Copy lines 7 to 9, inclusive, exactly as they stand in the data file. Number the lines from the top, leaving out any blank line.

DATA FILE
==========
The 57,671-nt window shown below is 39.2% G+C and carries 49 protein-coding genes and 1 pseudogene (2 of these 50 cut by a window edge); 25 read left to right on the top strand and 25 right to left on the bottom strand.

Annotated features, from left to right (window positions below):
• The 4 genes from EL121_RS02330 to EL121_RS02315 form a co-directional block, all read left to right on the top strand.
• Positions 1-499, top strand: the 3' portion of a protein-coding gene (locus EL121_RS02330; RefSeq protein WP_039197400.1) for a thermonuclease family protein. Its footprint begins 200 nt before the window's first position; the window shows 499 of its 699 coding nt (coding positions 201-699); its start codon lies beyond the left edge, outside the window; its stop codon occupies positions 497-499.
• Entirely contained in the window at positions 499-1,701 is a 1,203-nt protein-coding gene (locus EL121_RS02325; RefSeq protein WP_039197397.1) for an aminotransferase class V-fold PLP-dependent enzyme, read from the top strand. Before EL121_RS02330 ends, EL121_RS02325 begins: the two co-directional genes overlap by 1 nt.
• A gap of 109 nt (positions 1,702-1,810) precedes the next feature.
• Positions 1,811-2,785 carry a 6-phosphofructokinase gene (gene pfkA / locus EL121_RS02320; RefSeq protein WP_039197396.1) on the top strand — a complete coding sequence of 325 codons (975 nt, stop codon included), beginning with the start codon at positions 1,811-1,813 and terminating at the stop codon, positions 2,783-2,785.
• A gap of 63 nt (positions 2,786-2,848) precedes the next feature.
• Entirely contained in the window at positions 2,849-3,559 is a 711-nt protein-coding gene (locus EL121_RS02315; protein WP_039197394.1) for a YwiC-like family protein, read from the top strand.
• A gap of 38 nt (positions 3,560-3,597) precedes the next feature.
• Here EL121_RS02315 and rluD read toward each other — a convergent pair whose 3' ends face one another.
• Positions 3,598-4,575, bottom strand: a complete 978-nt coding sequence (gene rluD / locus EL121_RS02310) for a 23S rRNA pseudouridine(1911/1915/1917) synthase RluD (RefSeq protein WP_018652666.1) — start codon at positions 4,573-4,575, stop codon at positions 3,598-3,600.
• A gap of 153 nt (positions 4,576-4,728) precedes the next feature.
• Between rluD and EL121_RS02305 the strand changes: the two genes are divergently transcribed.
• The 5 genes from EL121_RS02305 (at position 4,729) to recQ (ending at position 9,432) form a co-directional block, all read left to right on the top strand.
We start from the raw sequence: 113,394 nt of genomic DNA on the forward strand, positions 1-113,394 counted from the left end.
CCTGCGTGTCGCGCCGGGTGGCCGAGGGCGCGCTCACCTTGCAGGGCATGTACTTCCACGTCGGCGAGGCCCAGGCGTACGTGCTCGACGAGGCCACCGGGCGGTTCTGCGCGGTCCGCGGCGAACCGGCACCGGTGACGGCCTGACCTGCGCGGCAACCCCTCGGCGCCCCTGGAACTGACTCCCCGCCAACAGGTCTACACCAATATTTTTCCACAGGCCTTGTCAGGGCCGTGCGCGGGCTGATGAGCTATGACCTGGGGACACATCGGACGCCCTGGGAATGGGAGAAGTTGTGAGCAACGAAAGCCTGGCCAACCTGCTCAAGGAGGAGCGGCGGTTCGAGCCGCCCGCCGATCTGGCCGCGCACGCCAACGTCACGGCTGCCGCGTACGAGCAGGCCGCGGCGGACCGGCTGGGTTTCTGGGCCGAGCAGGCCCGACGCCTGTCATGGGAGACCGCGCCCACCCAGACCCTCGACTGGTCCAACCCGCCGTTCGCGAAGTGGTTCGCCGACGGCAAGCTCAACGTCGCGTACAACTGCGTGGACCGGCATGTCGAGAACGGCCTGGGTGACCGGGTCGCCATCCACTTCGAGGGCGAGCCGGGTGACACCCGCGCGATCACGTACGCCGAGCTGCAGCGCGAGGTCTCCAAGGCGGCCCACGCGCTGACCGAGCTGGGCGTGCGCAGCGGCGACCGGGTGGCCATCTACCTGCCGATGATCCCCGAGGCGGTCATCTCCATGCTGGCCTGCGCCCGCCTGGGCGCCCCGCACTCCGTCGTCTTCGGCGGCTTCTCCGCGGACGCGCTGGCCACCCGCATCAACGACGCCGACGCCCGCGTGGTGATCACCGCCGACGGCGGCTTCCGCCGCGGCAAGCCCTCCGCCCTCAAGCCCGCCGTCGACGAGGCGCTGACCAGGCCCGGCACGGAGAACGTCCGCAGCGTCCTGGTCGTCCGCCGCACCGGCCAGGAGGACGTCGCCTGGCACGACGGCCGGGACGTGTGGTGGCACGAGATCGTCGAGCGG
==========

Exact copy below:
• Positions 1,811-2,785 carry a 6-phosphofructokinase gene (gene pfkA / locus EL121_RS02320; RefSeq protein WP_039197396.1) on the top strand — a complete coding sequence of 325 codons (975 nt, stop codon included), beginning with the start codon at positions 1,811-1,813 and terminating at the stop codon, positions 2,783-2,785.
• A gap of 63 nt (positions 2,786-2,848) precedes the next feature.
• Entirely contained in the window at positions 2,849-3,559 is a 711-nt protein-coding gene (locus EL121_RS02315; protein WP_039197394.1) for a YwiC-like family protein, read from the top strand.